When we discovered that the cancer in my body had spread to my liver back in January of this year, we had to make a lot of decisions rather quickly, which always seems to be the case in this experience with Stage IV Metastatic Breast Cancer (MBC). No matter how much we prepare or research or discuss, we’re almost always in a situation where decisions have to be made quickly and there is a crisis of some kind. In this situation, the crisis was the discovery that the cancer had outwitted the last two treatments I’d had and was rapidly getting out of control (or at least this is how I interpret the spread to an organ for the first time in 5 years).
And so we decided to go with a combination of Taxotere (IV chemotherapy) and Xeloda (oral chemotherapy). I signed a consent to do six (6) infusions of Taxotere every three weeks with the option to add a few more, if necessary, in February. This combination allows my medical team to add or subtract Taxotere while I continue to take Xeloda, for as long as it works. Additionally, the combination of these medications intensify the affect of each (also intensifies all of the side effects of each).
Let me just say that I know that IV chemotherapy is often something that is daunting to many. For those of us who are hormone positive and can often stay on oral therapy for years and years, chemotherapy can feel like failure and like the beginning of the end. While intellectually I knew and know that including IV chemo isn’t a failure or the beginning of the end, it certainly has marked a period of experiencing MBC differently.
I’ve had years of stability, of nearly feeling “normal,” of having energy, and definitely not looking sick. Sometimes these years of not feeling so much like a cancer patient can lull us/me into a false sense of what MBC is like. While I always knew the other shoe would drop at some point, that I would be on IV chemo again at some point, the experience of it has been very different from the initial IV chemo experience. When we found out that the cancer had invaded an organ, I knew in those same bones that are still cancery, that we needed to bring out the “big guns,” meaning more than just targeted therapy, to get the cancer back under control and it felt like we didn’t have any time to waste.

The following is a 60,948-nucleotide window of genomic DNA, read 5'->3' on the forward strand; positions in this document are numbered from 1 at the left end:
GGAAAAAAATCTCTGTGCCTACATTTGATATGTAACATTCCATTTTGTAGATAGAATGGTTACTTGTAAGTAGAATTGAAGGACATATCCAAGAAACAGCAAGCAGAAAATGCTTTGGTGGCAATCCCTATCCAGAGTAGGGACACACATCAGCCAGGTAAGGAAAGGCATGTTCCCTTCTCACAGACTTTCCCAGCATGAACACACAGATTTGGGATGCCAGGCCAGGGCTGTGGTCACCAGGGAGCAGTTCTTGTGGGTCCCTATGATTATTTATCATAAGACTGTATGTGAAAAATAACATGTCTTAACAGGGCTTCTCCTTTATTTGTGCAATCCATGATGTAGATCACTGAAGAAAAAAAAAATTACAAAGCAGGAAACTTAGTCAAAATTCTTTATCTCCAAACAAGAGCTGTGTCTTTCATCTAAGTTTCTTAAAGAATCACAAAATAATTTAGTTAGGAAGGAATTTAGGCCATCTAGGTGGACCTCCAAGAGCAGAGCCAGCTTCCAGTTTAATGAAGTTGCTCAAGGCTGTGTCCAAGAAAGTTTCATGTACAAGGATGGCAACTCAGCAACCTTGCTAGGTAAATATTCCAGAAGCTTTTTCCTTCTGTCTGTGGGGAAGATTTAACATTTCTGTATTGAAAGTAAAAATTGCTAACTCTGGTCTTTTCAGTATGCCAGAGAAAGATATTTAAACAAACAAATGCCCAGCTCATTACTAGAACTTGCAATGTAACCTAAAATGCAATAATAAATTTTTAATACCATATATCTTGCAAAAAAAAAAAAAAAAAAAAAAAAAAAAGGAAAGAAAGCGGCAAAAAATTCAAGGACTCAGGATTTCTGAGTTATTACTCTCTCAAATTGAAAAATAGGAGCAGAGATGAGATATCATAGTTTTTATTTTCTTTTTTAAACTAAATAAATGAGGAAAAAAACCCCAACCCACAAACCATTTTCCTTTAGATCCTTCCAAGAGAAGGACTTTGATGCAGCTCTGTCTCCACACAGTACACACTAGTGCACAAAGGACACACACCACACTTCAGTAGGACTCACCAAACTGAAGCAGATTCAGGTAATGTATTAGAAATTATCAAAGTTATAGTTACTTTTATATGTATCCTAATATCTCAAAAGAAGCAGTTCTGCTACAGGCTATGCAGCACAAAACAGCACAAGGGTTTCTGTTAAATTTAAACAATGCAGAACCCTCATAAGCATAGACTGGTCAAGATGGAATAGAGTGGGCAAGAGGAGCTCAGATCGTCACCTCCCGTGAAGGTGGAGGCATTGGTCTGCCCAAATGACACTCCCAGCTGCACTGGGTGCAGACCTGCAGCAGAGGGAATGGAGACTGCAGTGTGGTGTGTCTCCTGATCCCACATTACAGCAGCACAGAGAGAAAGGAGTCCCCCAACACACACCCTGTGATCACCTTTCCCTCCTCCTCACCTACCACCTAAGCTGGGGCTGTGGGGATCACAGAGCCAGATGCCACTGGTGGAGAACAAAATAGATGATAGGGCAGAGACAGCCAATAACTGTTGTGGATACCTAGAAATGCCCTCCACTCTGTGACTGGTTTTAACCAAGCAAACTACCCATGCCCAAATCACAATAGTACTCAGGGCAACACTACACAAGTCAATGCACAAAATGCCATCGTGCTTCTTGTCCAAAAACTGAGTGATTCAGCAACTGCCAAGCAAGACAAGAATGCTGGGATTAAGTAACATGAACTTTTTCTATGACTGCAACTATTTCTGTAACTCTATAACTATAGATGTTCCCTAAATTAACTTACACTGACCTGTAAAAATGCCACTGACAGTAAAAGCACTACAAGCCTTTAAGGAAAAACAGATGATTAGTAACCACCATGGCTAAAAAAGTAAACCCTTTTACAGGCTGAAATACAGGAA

So, I started the IV and oral regimen in February, which are administered in three week cycles with the IV chemo at the end of an off week from the oral meds. After the first three cycles, we did a PET/CT in April, which demonstrated that the regimen was working as it should, that the liver lesions were/are all dead, and the bone lesions following. My tumor markers, which have been a good leading indicator for good and ill, have pretty much followed a good downward trajectory after increasing to the highest they’ve ever been since diagnosis in 2017. All good signs.
The only fly in the ointment, outside of pesky side effucks that have been a lot to manage, is the ongoing tachycardia. My heart rate has been consistently in the 130s and a visit to a cardiologist with the all the tests hasn’t revealed a specific cause. Well, we suspect the cause is the strain on my body from chemo, the ongoing edema and enforced lack of activity because of extreme fatigue. Hoping to see that heart rate go back to my normal in the weeks and months ahead and definitely watching out for the rare cardiac side effect of Xeloda.
In light of our move from Miami to Orlando coming up next weekend and the adjustments to the new medical team, both local in Orlando and at Mayo, my next PET/CT won’t be until mid-July. I’m hopeful that the side effects of Xeloda will calm down a little now that Taxotere isn’t intensifying the affects of the medication and that the PET will show that the oral meds are doing their job for now. I’ve a second opinion at Memorial Sloan Kettering planned for the summer to review all of the new options available to me now that the cancer had mutated substantially.
And so we return to taking things one day, one minute, one second, at a time and hoping like hell that the medication is doing its job. I’ve a little bit of hair growth coming back on my head, which my boys think is hilarious and we had a lot of fun with the henna crown and our photo shoot for Mother’s Day. The boys are getting older and asking more questions and having more opinions; at the same time, I’m thankful that they roll with all of the changes probably better than Elliot and I do. The last five (5) years has been an education for us all and I suspect they will never remember me before MBC.